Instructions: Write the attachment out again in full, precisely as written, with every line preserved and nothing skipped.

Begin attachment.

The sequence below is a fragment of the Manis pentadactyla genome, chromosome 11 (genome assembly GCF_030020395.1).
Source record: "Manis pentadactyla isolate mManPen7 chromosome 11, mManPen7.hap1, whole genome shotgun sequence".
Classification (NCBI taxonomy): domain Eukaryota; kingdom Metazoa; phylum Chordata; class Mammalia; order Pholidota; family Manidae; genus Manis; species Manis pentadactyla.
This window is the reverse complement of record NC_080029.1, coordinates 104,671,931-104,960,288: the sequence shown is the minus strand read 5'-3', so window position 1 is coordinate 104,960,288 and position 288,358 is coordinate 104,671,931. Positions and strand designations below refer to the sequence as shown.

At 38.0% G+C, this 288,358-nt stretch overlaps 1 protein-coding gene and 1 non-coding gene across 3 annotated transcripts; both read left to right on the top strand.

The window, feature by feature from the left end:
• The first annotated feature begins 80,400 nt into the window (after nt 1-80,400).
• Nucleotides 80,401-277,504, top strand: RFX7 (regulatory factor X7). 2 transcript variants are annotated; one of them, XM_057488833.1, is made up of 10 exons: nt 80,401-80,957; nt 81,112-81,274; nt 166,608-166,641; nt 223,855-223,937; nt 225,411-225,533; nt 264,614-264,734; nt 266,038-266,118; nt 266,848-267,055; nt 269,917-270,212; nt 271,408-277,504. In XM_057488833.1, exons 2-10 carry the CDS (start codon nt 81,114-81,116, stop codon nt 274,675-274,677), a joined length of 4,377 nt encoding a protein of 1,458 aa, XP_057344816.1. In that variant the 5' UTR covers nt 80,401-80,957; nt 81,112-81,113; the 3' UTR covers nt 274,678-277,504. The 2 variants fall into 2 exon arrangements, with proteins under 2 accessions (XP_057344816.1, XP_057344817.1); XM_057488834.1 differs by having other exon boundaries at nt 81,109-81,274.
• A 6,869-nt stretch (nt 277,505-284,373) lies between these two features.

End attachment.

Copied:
The sequence below is a fragment of the Manis pentadactyla genome, chromosome 11 (genome assembly GCF_030020395.1).
Source record: "Manis pentadactyla isolate mManPen7 chromosome 11, mManPen7.hap1, whole genome shotgun sequence".
Classification (NCBI taxonomy): domain Eukaryota; kingdom Metazoa; phylum Chordata; class Mammalia; order Pholidota; family Manidae; genus Manis; species Manis pentadactyla.
This window is the reverse complement of record NC_080029.1, coordinates 104,671,931-104,960,288: the sequence shown is the minus strand read 5'-3', so window position 1 is coordinate 104,960,288 and position 288,358 is coordinate 104,671,931. Positions and strand designations below refer to the sequence as shown.

At 38.0% G+C, this 288,358-nt stretch overlaps 1 protein-coding gene and 1 non-coding gene across 3 annotated transcripts; both read left to right on the top strand.

The window, feature by feature from the left end:
• The first annotated feature begins 80,400 nt into the window (after nt 1-80,400).
• Nucleotides 80,401-277,504, top strand: RFX7 (regulatory factor X7). 2 transcript variants are annotated; one of them, XM_057488833.1, is made up of 10 exons: nt 80,401-80,957; nt 81,112-81,274; nt 166,608-166,641; nt 223,855-223,937; nt 225,411-225,533; nt 264,614-264,734; nt 266,038-266,118; nt 266,848-267,055; nt 269,917-270,212; nt 271,408-277,504. In XM_057488833.1, exons 2-10 carry the CDS (start codon nt 81,114-81,116, stop codon nt 274,675-274,677), a joined length of 4,377 nt encoding a protein of 1,458 aa, XP_057344816.1. In that variant the 5' UTR covers nt 80,401-80,957; nt 81,112-81,113; the 3' UTR covers nt 274,678-277,504. The 2 variants fall into 2 exon arrangements, with proteins under 2 accessions (XP_057344816.1, XP_057344817.1); XM_057488834.1 differs by having other exon boundaries at nt 81,109-81,274.
• A 6,869-nt stretch (nt 277,505-284,373) lies between these two features.